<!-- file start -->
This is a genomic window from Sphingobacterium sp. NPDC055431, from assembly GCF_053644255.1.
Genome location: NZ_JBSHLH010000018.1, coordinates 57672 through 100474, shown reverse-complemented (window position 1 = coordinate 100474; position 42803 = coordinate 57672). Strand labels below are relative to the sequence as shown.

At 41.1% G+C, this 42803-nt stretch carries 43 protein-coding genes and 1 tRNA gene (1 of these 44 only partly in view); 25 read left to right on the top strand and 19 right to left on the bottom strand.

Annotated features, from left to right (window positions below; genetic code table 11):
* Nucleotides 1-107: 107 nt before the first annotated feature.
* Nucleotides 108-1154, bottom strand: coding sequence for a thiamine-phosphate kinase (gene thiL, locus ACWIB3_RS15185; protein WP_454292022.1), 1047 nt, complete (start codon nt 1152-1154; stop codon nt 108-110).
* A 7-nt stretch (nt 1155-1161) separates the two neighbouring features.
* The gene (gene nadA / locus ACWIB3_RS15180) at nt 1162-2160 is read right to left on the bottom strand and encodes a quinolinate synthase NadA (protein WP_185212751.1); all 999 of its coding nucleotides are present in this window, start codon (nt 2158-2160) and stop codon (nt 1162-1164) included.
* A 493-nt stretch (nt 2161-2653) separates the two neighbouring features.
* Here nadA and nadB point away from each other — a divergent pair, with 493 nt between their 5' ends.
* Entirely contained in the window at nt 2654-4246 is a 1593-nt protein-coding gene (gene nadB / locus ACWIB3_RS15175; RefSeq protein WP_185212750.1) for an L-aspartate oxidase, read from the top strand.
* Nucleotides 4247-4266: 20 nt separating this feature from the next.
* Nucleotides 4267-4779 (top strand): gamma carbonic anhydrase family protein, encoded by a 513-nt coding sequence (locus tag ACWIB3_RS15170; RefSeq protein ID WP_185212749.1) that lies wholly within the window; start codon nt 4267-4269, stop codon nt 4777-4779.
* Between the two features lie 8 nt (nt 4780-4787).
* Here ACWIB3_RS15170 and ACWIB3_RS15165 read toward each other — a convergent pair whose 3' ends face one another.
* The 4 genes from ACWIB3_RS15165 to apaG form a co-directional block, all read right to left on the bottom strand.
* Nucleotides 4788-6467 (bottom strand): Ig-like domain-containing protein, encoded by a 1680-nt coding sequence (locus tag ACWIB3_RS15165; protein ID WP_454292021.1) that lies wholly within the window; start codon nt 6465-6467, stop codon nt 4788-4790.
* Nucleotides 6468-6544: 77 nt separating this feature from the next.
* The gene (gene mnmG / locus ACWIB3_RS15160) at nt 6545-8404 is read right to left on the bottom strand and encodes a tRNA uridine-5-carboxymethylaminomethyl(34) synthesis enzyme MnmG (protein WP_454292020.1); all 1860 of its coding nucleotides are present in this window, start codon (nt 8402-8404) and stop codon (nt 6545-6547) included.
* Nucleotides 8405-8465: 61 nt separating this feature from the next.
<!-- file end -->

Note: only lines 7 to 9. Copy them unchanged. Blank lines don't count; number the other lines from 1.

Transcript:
* A 7-nt stretch (nt 1155-1161) separates the two neighbouring features.
* The gene (gene nadA / locus ACWIB3_RS15180) at nt 1162-2160 is read right to left on the bottom strand and encodes a quinolinate synthase NadA (protein WP_185212751.1); all 999 of its coding nucleotides are present in this window, start codon (nt 2158-2160) and stop codon (nt 1162-1164) included.
* A 493-nt stretch (nt 2161-2653) separates the two neighbouring features.